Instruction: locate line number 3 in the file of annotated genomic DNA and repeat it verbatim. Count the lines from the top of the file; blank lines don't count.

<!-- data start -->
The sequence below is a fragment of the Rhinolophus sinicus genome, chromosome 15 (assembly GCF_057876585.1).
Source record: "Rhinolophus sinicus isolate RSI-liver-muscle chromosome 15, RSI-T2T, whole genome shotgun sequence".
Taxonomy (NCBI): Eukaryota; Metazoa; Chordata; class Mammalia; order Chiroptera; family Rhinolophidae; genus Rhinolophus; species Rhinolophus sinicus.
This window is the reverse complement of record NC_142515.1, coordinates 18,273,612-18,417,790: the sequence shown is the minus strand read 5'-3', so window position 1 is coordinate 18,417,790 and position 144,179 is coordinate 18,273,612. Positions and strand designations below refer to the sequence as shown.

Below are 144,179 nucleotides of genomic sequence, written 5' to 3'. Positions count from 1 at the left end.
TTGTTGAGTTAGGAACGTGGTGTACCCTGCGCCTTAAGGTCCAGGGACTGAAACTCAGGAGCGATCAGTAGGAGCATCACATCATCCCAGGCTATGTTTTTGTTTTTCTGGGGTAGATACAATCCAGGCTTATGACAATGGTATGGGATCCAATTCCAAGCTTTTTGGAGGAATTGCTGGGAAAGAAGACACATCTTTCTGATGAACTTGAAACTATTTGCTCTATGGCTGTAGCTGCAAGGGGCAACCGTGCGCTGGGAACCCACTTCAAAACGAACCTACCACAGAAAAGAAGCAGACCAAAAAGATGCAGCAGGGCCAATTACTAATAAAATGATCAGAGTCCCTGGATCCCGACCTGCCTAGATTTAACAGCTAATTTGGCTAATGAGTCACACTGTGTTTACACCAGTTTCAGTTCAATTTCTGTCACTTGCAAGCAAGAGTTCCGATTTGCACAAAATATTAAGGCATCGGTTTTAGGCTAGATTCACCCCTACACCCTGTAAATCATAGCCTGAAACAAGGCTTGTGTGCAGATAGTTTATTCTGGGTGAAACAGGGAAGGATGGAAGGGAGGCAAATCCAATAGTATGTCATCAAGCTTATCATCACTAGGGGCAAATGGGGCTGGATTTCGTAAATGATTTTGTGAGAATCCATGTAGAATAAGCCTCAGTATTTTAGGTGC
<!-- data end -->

Taxonomy (NCBI): Eukaryota; Metazoa; Chordata; class Mammalia; order Chiroptera; family Rhinolophidae; genus Rhinolophus; species Rhinolophus sinicus.